This is what I conclude from this research that Symantec did. Before you read this, please think about this:
- SaaS is coming like a freight train, why do you think talwented people would want to stay here if you can't offer them enough salary and cannot help them expand their horizons?
- Hiring new talent is a big problem as well since they are looking for jobs at different levels, you do not seem to be on the radar. (When I say you, I mean the customers who are sub-consciously moving their data centers, slowly but gradually, towards a hosting- and pay-as-you go model)
- SaaS fight: Vendors with SaaS models are also bound to fight aggresively for talent. They need everything that the customers had/have: Applications, Servers, OS, Broker architecture and even process architecture, everything! The model of pay "10 folks real good" works better than offering meager salaries to hundreds of them.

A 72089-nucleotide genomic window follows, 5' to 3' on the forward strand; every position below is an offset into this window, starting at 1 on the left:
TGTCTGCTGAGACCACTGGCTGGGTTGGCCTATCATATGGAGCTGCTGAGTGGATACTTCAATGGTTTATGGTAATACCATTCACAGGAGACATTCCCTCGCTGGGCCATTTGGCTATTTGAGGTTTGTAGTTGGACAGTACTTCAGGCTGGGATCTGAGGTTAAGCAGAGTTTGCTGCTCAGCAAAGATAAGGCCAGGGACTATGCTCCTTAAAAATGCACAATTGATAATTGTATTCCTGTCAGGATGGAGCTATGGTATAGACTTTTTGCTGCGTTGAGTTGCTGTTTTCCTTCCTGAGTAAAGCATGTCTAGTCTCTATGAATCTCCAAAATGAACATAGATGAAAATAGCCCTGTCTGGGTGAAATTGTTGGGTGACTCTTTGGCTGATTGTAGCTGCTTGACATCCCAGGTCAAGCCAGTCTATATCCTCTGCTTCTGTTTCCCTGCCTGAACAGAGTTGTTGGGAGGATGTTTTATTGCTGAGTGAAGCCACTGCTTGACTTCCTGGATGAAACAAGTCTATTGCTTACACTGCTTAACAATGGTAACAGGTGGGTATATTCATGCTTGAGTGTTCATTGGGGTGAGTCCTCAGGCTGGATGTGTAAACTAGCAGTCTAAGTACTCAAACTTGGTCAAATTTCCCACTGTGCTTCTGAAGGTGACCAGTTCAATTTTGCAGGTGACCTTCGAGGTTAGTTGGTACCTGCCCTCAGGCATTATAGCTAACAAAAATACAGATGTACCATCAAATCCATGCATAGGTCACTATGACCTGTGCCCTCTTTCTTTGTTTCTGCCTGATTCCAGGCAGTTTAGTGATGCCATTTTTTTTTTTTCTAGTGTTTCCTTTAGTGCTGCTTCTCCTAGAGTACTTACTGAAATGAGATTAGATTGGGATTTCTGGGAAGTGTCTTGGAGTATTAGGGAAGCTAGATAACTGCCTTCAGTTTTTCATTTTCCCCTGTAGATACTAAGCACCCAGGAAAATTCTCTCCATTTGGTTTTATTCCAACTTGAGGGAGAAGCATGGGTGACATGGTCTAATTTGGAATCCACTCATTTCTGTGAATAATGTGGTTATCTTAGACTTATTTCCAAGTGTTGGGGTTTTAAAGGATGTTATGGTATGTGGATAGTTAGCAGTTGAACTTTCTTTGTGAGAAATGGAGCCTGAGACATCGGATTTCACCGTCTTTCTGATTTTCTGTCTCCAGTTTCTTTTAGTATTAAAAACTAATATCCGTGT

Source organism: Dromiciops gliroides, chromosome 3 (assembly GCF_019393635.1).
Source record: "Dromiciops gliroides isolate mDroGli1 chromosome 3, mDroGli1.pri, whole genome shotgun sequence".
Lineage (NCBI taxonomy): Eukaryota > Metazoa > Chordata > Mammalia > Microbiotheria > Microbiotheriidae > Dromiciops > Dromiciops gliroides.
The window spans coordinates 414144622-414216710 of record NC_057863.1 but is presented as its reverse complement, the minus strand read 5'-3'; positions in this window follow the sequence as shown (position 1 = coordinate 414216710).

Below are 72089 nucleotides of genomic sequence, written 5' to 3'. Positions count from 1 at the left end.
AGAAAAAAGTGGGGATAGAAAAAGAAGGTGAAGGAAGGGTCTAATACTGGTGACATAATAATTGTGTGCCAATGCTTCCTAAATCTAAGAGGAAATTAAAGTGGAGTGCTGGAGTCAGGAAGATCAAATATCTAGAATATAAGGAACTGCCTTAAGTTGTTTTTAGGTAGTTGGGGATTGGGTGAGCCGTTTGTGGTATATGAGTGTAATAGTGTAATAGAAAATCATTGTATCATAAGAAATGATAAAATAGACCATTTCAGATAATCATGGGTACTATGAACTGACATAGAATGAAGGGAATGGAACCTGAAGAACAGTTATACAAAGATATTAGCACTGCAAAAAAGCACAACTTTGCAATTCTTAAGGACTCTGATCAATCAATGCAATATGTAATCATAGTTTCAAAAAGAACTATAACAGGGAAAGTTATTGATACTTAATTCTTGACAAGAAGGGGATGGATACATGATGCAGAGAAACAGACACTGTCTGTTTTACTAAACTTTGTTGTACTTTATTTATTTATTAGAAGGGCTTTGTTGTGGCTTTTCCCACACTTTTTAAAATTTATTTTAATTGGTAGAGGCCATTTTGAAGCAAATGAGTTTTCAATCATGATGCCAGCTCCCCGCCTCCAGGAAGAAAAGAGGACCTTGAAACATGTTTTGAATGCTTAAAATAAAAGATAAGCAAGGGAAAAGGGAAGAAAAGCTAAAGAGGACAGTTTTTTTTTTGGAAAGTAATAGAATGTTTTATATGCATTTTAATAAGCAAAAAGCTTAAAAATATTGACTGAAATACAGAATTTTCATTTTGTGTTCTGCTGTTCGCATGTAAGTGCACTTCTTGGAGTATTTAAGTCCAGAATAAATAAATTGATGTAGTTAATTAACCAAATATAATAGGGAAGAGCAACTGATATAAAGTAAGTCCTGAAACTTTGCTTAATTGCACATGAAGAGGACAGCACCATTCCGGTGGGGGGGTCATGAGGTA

- Clients just don't have the insight in training their staff on stuff that is yet to come, and it is coming very fast at you! So less agile shops will have to face the consequences, smarter firms are willing to invest in the staff and will keep on luring talented people with better packages (salary, broad training: wanna learn networking, databases, OS, storage?, are arguments very hard to resist if you want to grow as a candidate) You just can't fight that!
Staffing is a real challenge, though, according to the survey, which found that 52 percent cited themselves as being understaffed. The skills shortage has hit the data centre market hard, it seems, as the survey reports that data centres have a difficult time finding (86 percent) and retaining (54 percent) skilled data centre administrators.I will write the Part 2: Virtualization: Shi(f)t happens! tonight with special focus on IT staff.
The problem of filling these positions is especially severe in Canada, said Derrington.
This issue is made worse by the increasing complexity of the data centre, according to the survey. According to the survey, "Several managers said the amount of knowledge that staffers need to run a data centre today has gone up 'astronomically' in the last five years, and they expect that to increase even further in the next five years." Derrington said that this, along with increasing data retention/protection government regulations, will compound the complexity (and thus the hiring challenge, too) faced by administrators.